Alternative preparation programs for K-12 educators have risen in popularity over the years and attracted millions of dollars in support from funders such as Gates, Walton, and Broad. Teach For America recruits staff for the classrooms of traditional public schools and charter campuses across the country. Meanwhile, graduates of the Broad Academy are at the helm of some of the country’s largest school systems.
Despite their popularity, however, these programs also have attracted their share of criticism. Critics of Teach For America argue that its teachers receive too little training before being dropped into classrooms — often in some of the most challenging settings, such as troubled urban schools and poor rural campuses. Opponents of the Broad Academy’s approach to training school leaders contend the program overemphasizes “disruptive” reform methods for their own sake. Many Broad-trained superintendents use corporate-style management techniques to weaken teachers’ job protections, limit parental input, and introduce reforms that have no track record of success.
On the other hand, mainstream teacher preparation programs continue to attract fire for poor results. A 2014 report by the National Council on Teacher Quality evaluated hundreds of such program and gave low rankings to the vast majority of them.
So what's the best way to train good educators?
The Woodrow Wilson National Fellowship Foundation thinks it has some answers and is entering the world of K-12 educator preparation. The funder recently announced plans to open the Woodrow Wilson Academy of Teaching and Learning. The new academy hopes to impact teacher preparation and school leadership nationwide, offering competency-based master's degree programs in teaching and school leadership. Rather than a traditional sequence of coursework, as in most graduate schools, students at the Woodrow Wilson Academy will complete a customized path of education and training, then be assessed to determine their readiness for the classroom.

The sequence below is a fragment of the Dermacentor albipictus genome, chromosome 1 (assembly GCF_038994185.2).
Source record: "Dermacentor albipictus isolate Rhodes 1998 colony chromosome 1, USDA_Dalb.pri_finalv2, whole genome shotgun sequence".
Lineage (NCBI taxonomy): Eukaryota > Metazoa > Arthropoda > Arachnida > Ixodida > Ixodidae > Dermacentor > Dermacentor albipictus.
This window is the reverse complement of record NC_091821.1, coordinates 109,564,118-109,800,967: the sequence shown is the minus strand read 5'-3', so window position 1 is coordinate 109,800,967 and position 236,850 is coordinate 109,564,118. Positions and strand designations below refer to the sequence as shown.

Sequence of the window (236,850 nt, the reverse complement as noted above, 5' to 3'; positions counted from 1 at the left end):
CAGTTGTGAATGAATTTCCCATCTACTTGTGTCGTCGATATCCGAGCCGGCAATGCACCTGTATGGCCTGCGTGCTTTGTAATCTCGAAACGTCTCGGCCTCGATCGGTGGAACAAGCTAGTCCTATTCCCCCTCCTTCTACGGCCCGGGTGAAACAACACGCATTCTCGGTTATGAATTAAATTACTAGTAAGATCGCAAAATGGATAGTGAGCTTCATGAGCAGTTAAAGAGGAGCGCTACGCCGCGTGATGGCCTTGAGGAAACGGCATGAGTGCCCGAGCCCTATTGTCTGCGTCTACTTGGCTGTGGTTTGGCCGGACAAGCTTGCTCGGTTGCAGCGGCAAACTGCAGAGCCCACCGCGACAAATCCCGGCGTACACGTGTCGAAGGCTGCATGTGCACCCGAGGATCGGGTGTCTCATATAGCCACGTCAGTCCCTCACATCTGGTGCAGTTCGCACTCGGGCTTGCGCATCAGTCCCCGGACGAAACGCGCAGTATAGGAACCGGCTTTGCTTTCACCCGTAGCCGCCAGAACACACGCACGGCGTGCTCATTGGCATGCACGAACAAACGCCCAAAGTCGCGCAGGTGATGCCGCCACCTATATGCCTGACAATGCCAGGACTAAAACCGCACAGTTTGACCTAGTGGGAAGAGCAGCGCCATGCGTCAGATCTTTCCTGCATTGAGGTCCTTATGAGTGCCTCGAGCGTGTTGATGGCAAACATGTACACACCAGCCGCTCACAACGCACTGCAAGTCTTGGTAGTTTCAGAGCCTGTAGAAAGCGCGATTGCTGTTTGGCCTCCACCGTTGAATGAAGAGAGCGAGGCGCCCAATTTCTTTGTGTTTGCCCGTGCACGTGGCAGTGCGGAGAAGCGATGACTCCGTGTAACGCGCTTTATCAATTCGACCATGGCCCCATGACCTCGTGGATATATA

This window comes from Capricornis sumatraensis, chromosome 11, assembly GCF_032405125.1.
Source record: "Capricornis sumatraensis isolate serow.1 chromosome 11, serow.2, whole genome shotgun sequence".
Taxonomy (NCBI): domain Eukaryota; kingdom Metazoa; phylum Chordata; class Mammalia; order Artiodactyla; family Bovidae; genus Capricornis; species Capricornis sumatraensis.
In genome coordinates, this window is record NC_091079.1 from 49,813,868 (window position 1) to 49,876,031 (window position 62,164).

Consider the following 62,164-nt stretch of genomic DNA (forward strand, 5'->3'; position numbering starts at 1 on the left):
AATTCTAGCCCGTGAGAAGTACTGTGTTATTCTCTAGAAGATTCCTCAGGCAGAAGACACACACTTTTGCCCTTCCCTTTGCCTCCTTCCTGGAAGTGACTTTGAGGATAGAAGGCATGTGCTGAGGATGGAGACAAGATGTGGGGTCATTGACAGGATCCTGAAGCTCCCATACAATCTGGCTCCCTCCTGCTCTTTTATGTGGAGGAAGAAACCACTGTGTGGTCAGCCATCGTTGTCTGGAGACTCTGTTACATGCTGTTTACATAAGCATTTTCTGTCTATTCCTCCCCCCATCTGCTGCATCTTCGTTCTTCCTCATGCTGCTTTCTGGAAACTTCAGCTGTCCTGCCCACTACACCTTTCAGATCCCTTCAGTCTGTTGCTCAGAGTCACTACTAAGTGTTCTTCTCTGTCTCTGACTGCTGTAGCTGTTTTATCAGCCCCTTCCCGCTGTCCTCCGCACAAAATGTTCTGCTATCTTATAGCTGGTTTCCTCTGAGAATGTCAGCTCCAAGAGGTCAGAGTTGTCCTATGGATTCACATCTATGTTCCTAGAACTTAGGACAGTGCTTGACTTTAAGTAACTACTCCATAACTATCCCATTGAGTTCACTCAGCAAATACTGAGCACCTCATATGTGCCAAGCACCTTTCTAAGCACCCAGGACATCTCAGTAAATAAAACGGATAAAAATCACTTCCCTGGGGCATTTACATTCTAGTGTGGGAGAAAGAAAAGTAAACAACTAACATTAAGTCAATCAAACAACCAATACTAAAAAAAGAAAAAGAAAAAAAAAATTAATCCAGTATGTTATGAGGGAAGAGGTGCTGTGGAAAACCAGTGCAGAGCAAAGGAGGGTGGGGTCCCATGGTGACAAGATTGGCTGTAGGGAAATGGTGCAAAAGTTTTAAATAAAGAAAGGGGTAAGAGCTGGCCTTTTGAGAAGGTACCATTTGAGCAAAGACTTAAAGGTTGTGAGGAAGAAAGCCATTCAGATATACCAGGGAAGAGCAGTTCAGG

But that's not all. The academy also plans to serve as a laboratory for studying the best practices for preparing K-12 educators. Operating in conjunction with the Massachusetts Institute of Technology, the Wilson Foundation hopes this new academy will be the K-12 equivalent of Bell Labs. The Wilson Foundation has put $2 million toward the new academy, but other funders have stepped up as well. Supporters of the Woodrow Wilson Academy include the Gates, Amgen and Simons foundations, as well as Carnegie Corporation.
The Wilson Foundation is best known for fostering the work of present and future generations of scholars through its research and dissertation fellowships, and similar programs. However, the funder is also involved in K-12 teacher preparation through its Woodrow Wilson Teaching Fellowships, which strives to recruit outstanding high school teachers in the STEM disciplines. The Woodrow Wilson Academy expands the foundation's K-12 involvement, creating what it hopes will be a new pipeline for elementary and secondary educators and school leaders. The funder also plans for the academy to be accredited, something that cannot be said of other alternative preparation programs.
With nearly one in five new teachers trained through some means other than a traditional university teacher preparation program, alternative paths to becoming a teacher are not going away. We share some of the concerns that critics have leveled at organizations such as TFA and the Broad Academy. Many TFA recruits do not remain in the classroom beyond their initial commitment, and Broad's training seems overly focused on the funder's vision for educational reform rather than what really works in K-12 classrooms. Only time will tell what kind of impact the Woodrow Wilson Academy will have on educator preparation, but we applaud the development.
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